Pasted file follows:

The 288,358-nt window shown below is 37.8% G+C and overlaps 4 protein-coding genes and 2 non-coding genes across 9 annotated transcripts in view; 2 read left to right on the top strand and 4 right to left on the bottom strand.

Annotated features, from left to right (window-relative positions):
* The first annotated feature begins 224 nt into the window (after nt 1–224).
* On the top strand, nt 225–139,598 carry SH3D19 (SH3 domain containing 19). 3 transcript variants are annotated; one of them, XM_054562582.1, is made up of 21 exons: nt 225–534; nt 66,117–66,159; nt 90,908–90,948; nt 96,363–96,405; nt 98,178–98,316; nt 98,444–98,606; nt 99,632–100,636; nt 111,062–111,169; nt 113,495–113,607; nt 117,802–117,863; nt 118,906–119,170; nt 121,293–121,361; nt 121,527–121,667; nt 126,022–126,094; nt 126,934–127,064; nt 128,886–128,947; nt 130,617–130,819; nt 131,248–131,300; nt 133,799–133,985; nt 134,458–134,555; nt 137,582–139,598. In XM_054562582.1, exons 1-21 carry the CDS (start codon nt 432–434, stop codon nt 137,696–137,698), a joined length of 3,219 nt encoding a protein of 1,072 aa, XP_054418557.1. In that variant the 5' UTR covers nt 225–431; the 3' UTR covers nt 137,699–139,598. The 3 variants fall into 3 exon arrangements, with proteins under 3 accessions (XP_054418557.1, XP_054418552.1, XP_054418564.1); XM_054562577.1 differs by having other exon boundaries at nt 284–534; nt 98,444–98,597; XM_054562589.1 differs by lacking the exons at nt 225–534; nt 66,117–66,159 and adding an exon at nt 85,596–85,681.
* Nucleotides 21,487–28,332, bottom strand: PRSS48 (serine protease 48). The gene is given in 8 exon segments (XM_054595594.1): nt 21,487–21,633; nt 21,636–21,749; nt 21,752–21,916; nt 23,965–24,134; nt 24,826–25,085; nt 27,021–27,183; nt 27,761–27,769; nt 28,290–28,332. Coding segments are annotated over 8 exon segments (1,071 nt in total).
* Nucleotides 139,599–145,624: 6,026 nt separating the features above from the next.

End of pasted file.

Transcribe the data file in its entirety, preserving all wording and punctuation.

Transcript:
The 288,358-nt window shown below is 37.8% G+C and overlaps 4 protein-coding genes and 2 non-coding genes across 9 annotated transcripts in view; 2 read left to right on the top strand and 4 right to left on the bottom strand.

Annotated features, from left to right (window-relative positions):
* The first annotated feature begins 224 nt into the window (after nt 1–224).
* On the top strand, nt 225–139,598 carry SH3D19 (SH3 domain containing 19). 3 transcript variants are annotated; one of them, XM_054562582.1, is made up of 21 exons: nt 225–534; nt 66,117–66,159; nt 90,908–90,948; nt 96,363–96,405; nt 98,178–98,316; nt 98,444–98,606; nt 99,632–100,636; nt 111,062–111,169; nt 113,495–113,607; nt 117,802–117,863; nt 118,906–119,170; nt 121,293–121,361; nt 121,527–121,667; nt 126,022–126,094; nt 126,934–127,064; nt 128,886–128,947; nt 130,617–130,819; nt 131,248–131,300; nt 133,799–133,985; nt 134,458–134,555; nt 137,582–139,598. In XM_054562582.1, exons 1-21 carry the CDS (start codon nt 432–434, stop codon nt 137,696–137,698), a joined length of 3,219 nt encoding a protein of 1,072 aa, XP_054418557.1. In that variant the 5' UTR covers nt 225–431; the 3' UTR covers nt 137,699–139,598. The 3 variants fall into 3 exon arrangements, with proteins under 3 accessions (XP_054418557.1, XP_054418552.1, XP_054418564.1); XM_054562577.1 differs by having other exon boundaries at nt 284–534; nt 98,444–98,597; XM_054562589.1 differs by lacking the exons at nt 225–534; nt 66,117–66,159 and adding an exon at nt 85,596–85,681.
* Nucleotides 21,487–28,332, bottom strand: PRSS48 (serine protease 48). The gene is given in 8 exon segments (XM_054595594.1): nt 21,487–21,633; nt 21,636–21,749; nt 21,752–21,916; nt 23,965–24,134; nt 24,826–25,085; nt 27,021–27,183; nt 27,761–27,769; nt 28,290–28,332. Coding segments are annotated over 8 exon segments (1,071 nt in total).
* Nucleotides 139,599–145,624: 6,026 nt separating the features above from the next.